Despite Heavy Ice and Snow Still Ice Fishing in Michigan

Rapid ice development on Michigan’s rivers and streams may result in ice jams and limit access for Upper Peninsula and Northern Michigan ice fishing. Heavy snowfall on the inland lakes will make the ice softer and deep slush will make travel on the ice difficult. Fewer anglers have been out, so reports are limited.

All anglers 17 years of age and older are required to have a fishing license.

If you’re headed out fishing, please do your part to keep yourself and others safe by following COVID-19 public health and safety guidelines. Go fishing only if you’re feeling well. Practice proper social distancing (at least 6 feet away from people who don’t live in your household) and keep a face-covering handy for when social distancing cannot be maintained. Frequently wash your hands with soap and warm water, or use hand sanitizer.

Northwest Lower Peninsula

Lake Charlevoix: Those targeting Cisco have done well on the main basin when fishing off Hemingway Point.

Grand Traverse County: Ice conditions are not as great as they were a couple of weeks ago on lakes in the Traverse City area due to snow cover resulting in quite a bit of slush which is making it difficult for anglers traveling by foot. The perch action on Duck Lake near Interlochen was steady but the fish were small.

Lakes Cadillac and Mitchell: Both lakes had very light fishing pressure with the extremely cold weather. The next warmup should help get more anglers out and improve the bite.

Manistee River: Is running low, clear, and very cold. Those putting in the time have found the occasional fresh steelhead in the deeper holes. A couple walleye along with some crappie and bluegills were caught on Tippy Dam Pond.

Hamlin Lake: Ice anglers were targeting bluegills in the bayous. Crappie were found along the drop-offs.

Upper Peninsula

Conditions in this region of the state have been brutal with temperatures anywhere from -15 to -25 degrees, strong winds, and whiteout conditions. With the extreme weather, fewer anglers have been out.

Keweenaw Bay: Anglers recently had better success with catching fish each trip out. Most were catching splake along with the occasional coho, brown trout, lake trout, whitefish and burbot. Anglers have reported seeing smelt but very few have been caught during the day.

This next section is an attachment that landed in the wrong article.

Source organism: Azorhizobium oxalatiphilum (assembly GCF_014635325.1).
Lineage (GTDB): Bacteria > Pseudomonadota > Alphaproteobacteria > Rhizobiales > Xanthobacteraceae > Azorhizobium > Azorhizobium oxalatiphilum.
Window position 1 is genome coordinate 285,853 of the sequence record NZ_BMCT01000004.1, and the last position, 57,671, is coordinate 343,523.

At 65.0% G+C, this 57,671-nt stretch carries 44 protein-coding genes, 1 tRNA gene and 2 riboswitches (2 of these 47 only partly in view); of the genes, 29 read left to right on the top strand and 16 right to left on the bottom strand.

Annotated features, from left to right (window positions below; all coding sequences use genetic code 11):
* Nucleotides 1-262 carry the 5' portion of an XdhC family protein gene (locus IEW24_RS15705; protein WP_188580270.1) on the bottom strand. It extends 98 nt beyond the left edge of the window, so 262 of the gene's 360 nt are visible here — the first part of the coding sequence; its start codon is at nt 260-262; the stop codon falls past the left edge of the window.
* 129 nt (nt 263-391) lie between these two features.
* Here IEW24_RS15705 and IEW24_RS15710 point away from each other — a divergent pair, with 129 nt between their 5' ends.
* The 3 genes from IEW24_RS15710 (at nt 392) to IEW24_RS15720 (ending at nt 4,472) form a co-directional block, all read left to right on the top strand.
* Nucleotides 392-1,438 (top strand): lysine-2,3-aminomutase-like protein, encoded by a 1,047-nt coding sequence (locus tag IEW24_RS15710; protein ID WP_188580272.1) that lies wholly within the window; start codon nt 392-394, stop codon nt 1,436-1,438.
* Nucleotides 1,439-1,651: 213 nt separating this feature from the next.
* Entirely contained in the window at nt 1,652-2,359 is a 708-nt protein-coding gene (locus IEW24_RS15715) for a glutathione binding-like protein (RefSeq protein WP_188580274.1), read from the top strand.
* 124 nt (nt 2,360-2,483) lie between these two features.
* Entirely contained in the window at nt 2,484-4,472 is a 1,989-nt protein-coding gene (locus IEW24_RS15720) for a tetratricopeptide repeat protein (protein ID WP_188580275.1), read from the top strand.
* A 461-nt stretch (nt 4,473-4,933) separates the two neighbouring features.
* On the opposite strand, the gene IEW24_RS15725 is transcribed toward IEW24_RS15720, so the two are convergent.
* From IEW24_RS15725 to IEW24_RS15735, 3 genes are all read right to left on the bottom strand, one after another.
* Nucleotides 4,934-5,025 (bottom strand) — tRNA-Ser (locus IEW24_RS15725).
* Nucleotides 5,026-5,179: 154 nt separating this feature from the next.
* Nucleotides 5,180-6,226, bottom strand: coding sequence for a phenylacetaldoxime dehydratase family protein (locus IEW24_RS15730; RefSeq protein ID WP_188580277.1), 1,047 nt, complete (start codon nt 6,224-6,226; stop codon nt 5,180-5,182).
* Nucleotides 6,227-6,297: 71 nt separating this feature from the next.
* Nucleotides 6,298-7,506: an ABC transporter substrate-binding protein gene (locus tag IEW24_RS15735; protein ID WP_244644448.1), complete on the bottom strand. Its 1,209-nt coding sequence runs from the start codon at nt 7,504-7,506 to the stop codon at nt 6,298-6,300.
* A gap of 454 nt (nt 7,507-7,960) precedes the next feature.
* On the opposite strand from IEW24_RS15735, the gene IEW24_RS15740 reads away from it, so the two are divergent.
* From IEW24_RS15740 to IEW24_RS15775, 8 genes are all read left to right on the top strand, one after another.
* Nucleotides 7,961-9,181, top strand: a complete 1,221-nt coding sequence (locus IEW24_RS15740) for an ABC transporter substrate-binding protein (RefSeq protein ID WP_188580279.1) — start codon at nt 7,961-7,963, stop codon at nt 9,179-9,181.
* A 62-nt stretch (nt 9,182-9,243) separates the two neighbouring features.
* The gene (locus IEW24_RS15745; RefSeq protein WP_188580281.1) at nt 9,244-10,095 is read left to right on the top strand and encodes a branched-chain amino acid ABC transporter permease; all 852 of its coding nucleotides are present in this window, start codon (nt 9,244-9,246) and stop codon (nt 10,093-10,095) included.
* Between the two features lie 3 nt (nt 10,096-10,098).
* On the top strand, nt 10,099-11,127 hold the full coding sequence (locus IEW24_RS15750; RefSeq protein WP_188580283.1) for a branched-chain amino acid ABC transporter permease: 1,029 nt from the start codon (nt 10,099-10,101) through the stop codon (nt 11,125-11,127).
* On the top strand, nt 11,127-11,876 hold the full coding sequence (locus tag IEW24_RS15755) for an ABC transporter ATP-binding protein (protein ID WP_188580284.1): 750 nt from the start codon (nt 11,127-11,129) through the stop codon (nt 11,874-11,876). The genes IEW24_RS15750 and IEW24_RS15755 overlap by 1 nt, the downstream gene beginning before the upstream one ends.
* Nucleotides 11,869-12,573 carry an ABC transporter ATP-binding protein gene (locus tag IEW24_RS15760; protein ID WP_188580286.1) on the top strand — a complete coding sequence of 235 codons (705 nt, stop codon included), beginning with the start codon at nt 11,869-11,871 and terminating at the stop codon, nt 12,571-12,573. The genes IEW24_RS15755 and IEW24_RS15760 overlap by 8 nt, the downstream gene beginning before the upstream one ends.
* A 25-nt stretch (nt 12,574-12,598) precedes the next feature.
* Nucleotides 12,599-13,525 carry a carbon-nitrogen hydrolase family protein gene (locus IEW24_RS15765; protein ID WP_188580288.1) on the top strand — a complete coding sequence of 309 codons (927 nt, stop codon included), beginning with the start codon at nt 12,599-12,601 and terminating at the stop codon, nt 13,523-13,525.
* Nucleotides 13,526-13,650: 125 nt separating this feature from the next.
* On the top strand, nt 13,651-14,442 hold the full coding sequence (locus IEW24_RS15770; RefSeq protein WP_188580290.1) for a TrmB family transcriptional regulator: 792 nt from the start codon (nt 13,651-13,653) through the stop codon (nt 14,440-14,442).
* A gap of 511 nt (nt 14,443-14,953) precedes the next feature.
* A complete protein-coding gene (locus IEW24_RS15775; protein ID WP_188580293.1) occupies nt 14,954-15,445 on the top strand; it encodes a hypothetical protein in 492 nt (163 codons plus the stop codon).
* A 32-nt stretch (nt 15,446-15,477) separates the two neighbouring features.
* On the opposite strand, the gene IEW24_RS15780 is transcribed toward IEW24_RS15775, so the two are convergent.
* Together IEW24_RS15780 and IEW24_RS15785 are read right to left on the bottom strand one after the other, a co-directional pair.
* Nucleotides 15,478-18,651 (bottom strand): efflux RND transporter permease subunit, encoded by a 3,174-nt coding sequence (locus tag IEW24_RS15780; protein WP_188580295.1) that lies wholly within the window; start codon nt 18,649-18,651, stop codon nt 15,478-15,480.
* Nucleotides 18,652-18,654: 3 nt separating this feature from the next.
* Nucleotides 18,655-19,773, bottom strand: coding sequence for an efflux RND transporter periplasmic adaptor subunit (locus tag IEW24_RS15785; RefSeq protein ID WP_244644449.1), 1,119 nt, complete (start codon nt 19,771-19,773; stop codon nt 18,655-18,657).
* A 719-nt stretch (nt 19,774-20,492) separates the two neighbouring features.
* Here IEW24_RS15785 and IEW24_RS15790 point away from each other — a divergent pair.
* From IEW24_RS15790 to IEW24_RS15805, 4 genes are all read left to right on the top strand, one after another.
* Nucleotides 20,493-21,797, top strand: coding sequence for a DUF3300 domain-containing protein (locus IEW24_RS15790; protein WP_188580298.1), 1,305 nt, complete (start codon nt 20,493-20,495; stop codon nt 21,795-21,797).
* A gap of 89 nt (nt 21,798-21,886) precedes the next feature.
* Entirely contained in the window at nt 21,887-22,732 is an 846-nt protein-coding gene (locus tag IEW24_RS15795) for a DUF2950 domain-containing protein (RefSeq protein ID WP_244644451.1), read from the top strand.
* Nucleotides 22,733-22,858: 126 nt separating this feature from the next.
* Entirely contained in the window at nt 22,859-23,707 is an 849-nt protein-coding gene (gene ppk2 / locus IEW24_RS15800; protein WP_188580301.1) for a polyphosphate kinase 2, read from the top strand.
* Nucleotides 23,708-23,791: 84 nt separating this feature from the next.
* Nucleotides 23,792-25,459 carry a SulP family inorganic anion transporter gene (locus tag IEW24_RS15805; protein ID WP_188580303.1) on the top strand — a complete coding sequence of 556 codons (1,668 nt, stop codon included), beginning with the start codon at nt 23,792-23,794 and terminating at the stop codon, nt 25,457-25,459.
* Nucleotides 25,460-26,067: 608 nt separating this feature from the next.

Little Bay De Noc: Ice conditions improved, and anglers were fishing all the way down to Escanaba. Lots of anglers are walleye fishing, however catch rates have been spotty. Yellow perch fishing was fair to good.

Munising: Fewer anglers have been out due to bitter cold temperatures. Those that have gone out reported nice catches of coho and quality size splake. Whitefish numbers were low. Those targeting lake trout were starting to head out. Schools of smelt were scattered off Sand Point and the Anna River.

Cedarville and Hessel: Ice conditions off Cedarville were unknown. Anglers were seen in Musky Bay, Cedarville Channel and Government Bay. Catch rates were unknown. Off Hessel, anglers are fishing in the bay however there are some areas that do have considerable snowdrifts. Perch fishing slowed but some were still able to find fish up to 10” when jigging minnows, wax worms and spikes in 14 to 17 feet. No word on splake or pike being harvested.

Techniques to target trout through the ice:

Many anglers look forward to the opportunity to target trout—and not just on April 25 for the statewide opener! Trout fishing through the ice can be quite fun if you use the proper techniques. Consider the following:

Tip-ups

Certain species of trout, particularly brown trout, really gravitate to tip-ups as they linger in shallower water. Consider your depth if you do this type of fishing.

Jigging

Lake trout and brown trout can be attracted easily by jigging with a spoon. For lake trout, use a piece of smelt or sucker as your bait. For brown trout use the head of a minnow.

Don’t want to sit on the ice looking for trout? Then gear up for the open-water season! Find information about Michigan’s trout species.

Continue to use caution. Toward the end of the season, ice becomes soft. Although it may still be more than a foot thick, it might not be strong enough to hold someone safely. Never go out alone, take a cell phone, check the ice ahead of you with a spud and pay attention to the weather. For more safety tips visit Michigan.gov/IceSafety.

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